If you have ever wanted to know what it’s like to live life as a dolphin, take a trip into the blue abyss through James Nestor’s Deep: Freediving, Renegade Science, and What the Ocean Tells Us About Ourselves.
The book is a first-hand introduction to freediving. The underwater diving technique, sans-SCUBA gear, was, until recently, remarkably widespread among fishing communities worldwide since time untold. Freediving is still used today by a handful of traditional fishing folk — and by some devoted researchers who want to come face-to-face with their cetacean subjects.
Nestor explains that humans share some of the physiological faculties that are used by modern marine mammals, but that few of us landlubbers have any idea what we’re capable of. He learns from the masters how to hold his breath, virtually to the point of blacking out, and explains in vivid detail the seemingly frightening techniques that he is taught.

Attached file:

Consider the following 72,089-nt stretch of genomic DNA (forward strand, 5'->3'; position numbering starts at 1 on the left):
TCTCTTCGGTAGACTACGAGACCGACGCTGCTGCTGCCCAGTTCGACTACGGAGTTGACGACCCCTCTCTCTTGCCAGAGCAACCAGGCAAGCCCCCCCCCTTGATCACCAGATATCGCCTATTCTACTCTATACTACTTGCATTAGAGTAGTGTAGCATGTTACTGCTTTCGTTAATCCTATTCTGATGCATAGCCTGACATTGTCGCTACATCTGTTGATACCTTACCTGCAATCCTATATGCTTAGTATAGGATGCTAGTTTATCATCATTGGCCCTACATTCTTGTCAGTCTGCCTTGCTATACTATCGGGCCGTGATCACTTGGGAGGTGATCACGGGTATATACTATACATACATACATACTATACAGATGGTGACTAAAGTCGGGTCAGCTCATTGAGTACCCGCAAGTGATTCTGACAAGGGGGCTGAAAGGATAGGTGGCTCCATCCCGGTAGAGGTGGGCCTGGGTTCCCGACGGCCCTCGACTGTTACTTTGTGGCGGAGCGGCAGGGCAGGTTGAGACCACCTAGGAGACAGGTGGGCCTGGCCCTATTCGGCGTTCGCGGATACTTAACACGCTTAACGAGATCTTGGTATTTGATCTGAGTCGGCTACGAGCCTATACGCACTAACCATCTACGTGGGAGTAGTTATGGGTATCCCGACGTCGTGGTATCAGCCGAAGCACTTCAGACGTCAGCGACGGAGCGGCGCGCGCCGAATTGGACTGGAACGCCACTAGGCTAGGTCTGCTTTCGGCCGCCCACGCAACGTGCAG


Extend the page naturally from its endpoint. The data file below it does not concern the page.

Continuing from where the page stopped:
Along the way, Nestor introduces us to a group of extreme athletes that compete to stay underwater for the longest and to dive to the deepest depths. These athletes certainly know what they’re capable of — but they often overestimate their abilities, in a mad rush for glory within their small community, with sometimes crippling or even deadly results.
To reach greater depths than can be reached with lungfuls of air alone, the book also describes humanity’s error-plagued history of building machines that help us plunge to seemingly fathomless depths. It explains the biology of much of what we have found once we got there.
Deep is a wonderful read that will entrance even the most knowledgable of ocean experts.